Slain New York City police officer Rafael Ramos had one of those dangerous jobs that made showing up every day a quiet act of heroism.
But as the testimonies that came spilling out after his December 2014 shooting death make clear, he was a hero for another reason, too: Ramos was a man of faith with the rare courage to live out his convictions for the world to see.
In an increasingly secular age, people are encouraged to worship in their own way, as long as they do it in private. Talk of faith in the public square raises suspicion and sometimes hostility, but this apprehension overlooks the many important contributions of faith to public life and culture.
Where would the world be if the faithful kept their faith inside the sanctuary walls? Without a belief that God created all people equal, William Wilberforce would never have campaigned for decades to end the British slave trade.
Without a firm conviction that God is just and abhors violence, Dr. Martin Luther King Jr. would not have had the courage to lead the non-violent movement for African-American civil rights.
Without faith in the love and mercy of God, Mother Teresa of Calcutta would not have shown the world the preciousness of the poor and dying.
In other words, we would have done without some of the most prophetic moral voices of history.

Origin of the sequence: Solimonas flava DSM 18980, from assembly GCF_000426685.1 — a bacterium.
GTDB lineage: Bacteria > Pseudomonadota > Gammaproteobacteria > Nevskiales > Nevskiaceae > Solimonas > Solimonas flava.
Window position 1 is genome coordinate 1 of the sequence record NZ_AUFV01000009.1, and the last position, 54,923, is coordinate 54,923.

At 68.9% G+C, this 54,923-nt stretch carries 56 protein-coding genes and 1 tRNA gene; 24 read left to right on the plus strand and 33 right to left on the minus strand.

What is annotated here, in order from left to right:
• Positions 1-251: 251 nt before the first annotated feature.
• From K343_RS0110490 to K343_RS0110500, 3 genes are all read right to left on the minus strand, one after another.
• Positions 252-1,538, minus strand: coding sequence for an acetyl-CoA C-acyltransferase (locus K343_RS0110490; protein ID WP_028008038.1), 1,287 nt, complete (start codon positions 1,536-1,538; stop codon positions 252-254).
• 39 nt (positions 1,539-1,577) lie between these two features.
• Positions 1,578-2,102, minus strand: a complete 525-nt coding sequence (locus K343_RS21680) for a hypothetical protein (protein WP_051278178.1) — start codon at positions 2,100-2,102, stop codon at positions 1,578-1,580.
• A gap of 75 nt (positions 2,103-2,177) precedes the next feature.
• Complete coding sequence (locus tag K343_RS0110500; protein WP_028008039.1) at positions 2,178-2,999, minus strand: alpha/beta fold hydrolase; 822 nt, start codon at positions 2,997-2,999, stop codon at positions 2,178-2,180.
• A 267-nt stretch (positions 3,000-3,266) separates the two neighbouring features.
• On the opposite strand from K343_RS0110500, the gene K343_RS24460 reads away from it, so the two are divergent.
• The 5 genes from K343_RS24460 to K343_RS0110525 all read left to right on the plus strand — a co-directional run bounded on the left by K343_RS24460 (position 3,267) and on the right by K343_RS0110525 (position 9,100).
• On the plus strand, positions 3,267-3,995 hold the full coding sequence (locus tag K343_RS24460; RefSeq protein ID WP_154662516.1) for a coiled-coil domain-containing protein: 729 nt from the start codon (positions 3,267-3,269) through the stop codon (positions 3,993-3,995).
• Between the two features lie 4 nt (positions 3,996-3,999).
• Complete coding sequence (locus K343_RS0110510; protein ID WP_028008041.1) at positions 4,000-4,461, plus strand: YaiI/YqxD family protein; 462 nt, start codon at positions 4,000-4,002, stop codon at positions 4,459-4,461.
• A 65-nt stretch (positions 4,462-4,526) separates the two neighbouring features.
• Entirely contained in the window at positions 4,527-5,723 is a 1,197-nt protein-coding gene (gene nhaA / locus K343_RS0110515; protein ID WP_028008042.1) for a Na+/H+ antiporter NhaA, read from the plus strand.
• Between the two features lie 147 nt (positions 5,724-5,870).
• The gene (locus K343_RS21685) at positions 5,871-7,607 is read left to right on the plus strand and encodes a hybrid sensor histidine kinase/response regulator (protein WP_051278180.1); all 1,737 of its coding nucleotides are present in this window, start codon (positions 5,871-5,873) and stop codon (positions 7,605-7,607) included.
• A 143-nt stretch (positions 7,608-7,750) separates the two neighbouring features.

These public manifestations of justice, courage, perseverance, and kindness – often controversial in their place and time – cannot and should not be separated from the private faith that spawned them.
Rather, they exemplify why more people, not fewer, need to live out their faith publicly in service to their culture and community.
The call for Christians to “get out of the pew” is hardly new. In the first decades after Christ, Paul wrote to Philemon, the leader of a church that met in his home, to encourage him to accept a former slave and ex-prisoner back into his household on grounds of spiritual equality and brotherhood.
If followed, Paul's advice would breach social conventions and raise eyebrows.
It was this trend toward radical egalitarianism, rather than hypocrisy or judgementalism, that made early Christianity so threatening – and so appealing – to the broader culture around it.
And it has continued through the centuries. Churches have long been built alongside public hospitals, orphanages and centers of learning created for the benefit of the entire community, but especially for the poor and marginalized.
Christian communities that venture outside their church doors all week long best exemplify the teaching of Jesus.
He didn’t instruct his followers to merely perform a weekly exercise in piety, but rather to continue doing what they saw him model:
Heal the sick, feed the hungry, set captives free, love the lost, and, in short, help restore each person and all of creation to its God-ordained state of flourishing.
Ramos was a wonderful example of the positive impacts of faith quietly and consistently lived out in the community. At the time of his murder, in fact, Ramos was “just hours away from becoming a lay chaplain and graduating from a community-crisis chaplaincy program.”
According to the Rev. Marcos Miranda, president of the New York State Chaplain Task Force, Ramos said “even with the NYPD, he felt he was doing God’s work. ... He felt he was protecting and serving the community and that was sort of a ministry for him.”
We need to be on the streets, in classrooms, in hospitals, prisons, and legislatures, working for the transformation and restoration of our communities, whatever our vocation. It’s what Ramos did with his dying breath, and it’s a calling we can all respond to.